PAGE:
Lawrence, D. H. (1885-1930) By Nally, Claire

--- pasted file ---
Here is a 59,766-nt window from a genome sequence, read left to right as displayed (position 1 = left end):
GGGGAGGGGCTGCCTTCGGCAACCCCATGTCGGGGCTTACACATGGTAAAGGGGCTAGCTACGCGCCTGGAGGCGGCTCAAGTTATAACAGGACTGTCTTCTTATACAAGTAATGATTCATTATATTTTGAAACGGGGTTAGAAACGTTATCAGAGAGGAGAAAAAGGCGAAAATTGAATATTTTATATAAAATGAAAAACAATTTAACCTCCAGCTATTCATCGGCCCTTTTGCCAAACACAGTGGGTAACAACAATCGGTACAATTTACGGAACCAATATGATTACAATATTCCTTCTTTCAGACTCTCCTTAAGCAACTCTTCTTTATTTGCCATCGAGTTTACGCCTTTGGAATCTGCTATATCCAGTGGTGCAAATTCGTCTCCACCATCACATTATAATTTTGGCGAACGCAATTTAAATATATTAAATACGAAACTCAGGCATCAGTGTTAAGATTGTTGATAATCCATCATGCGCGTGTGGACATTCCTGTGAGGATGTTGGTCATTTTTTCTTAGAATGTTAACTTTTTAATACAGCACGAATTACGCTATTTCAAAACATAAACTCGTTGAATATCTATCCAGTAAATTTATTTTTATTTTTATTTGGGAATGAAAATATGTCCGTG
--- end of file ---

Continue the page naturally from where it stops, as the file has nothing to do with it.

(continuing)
David Herbert Lawrence (1885–1930) was born in Eastwood, near Nottingham, England. He composed poetry, several travel books, expressionist paintings, short novels and stories, literary criticism and plays. However, he is best known for his novels: Sons and Lovers (1913), The Rainbow (1915), Women in Love (1920), and Lady Chatterley’s Lover (1928). His non-fiction works include Movements in European History (1921), Psychoanalysis and the Unconscious (1922) and Studies in Classic American Literature (1923). His fictional writing focuses on social class, the tensions between the rural and the industrialized landscape, issues of Englishness and nationhood, and gender and sexuality. In representing sexuality and a stern critique of war and imperialism, Lawrence endured the censorship and prohibition of some of his key texts. Unlike other writers, such as Virginia Woolf or James Joyce, Lawrence is often portrayed as being on the periphery of literary Modernism. However, his marginalized social position and relationship with other writers of the time also make him central to modernist criticism.